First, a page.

Blair Athol – more than a load of Bell’s

Blair Athol Distillery

I have to admit, for all the whisky I’ve drank over the past few years I’ve rarely ventured into the world of Blair Athol. I mean, sure, we’ve all been 16 years old and gotten totally smashed on half a bottle of Bell’s at a mate’s house party only to wake up the next morning and find you’ve redecorated the back garden with the entire contents of your stomach (just me…?), but I’ve actually tasted very few single malt bottlings from this distillery. The 12yo Flora & Fauna and a single cask release from Wemyss Malts are really the only bottlings I’ve ever tasted, and despite them being quite good, that’s where my flirtation with Blair Athol began and ended.

In order to further my education, I recently received a sample of 22yo single cask Blair Athol from independent bottlers, ‘The Single Cask’. Here are my thoughts:

Blair Athol 1991/2013 (22yo)
The Single Cask Co.
Cask #7284 – 86 bottles only
58.4% ABV
£TBC from here

Nose: Surprisingly closed at first, but with time it opens up with apricots, apple crumble, pears, malt biscuits and lemon zest. With a dash of water, which this whisky benefits from given its 58.4% ABV, I get icing sugar, marshmallows, Victoria sponge cake and fresh laundry. Very little trace of this whisky’s 22 years in contact with oak.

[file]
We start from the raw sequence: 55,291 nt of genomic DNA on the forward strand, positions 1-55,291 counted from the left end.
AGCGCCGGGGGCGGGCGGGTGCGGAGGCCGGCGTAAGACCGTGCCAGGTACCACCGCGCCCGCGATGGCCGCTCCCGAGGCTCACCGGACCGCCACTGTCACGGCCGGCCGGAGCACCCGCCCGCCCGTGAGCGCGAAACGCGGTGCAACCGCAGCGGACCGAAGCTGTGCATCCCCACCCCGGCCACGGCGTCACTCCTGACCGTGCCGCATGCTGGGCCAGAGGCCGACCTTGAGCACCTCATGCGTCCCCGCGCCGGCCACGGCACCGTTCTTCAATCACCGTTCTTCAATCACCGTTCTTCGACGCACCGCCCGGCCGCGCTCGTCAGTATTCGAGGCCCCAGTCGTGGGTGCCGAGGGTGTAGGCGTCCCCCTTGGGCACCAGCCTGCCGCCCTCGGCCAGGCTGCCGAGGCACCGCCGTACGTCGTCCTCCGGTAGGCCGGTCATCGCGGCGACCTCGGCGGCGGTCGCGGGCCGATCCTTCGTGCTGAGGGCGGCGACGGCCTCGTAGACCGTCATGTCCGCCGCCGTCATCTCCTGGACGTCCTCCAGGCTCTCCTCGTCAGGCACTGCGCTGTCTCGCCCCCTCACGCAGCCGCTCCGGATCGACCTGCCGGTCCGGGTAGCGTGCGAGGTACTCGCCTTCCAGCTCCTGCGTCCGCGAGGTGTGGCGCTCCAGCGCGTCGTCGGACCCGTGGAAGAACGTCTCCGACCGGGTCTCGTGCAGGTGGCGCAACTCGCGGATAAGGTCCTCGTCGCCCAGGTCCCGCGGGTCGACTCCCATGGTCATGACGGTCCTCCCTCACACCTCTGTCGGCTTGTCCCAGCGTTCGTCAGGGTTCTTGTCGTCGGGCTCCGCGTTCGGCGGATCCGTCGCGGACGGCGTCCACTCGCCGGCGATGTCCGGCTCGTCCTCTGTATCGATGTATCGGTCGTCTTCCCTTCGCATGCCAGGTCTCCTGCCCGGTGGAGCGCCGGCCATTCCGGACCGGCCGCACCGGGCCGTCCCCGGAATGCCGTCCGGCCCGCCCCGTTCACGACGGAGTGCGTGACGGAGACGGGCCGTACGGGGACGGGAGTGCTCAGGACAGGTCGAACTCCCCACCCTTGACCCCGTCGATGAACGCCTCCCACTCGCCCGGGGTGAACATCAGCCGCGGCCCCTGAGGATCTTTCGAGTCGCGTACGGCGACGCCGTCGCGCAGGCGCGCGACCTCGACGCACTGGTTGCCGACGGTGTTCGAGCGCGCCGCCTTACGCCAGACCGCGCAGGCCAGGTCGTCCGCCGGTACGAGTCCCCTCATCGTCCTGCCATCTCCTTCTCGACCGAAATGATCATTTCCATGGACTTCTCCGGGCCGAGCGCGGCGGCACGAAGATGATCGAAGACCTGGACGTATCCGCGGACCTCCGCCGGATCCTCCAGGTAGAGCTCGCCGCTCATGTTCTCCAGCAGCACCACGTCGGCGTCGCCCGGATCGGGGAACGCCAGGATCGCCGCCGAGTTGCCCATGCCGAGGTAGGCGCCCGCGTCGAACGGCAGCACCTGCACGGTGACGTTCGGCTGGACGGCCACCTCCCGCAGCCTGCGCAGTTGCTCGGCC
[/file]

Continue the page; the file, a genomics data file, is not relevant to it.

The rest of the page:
Palate: A little hot at cask strength, with a peppery spice, some vanilla essence, lemon meringue and key lime pie. The addition of water softens it markedly and allows grapes, apple skins, vanilla cheesecake, Battenburg cake, marzipan and almonds to come through.

Finish: Creamy vanilla, root ginger and a hint of oak.

Overall: A very interesting whisky, and a different side to Blair Athol which I’ve not seen before. The cask strength nature of this whisky is perhaps a bit overpowering and so it benefits from a splash of water. This allows lots of lovely sweet notes to emerge with just a hint of oak towards the end. It’s a rather different Blair Athol to what I was probably expecting, but that’s the beauty of single cask whisky; each one is different.

Tiger

 

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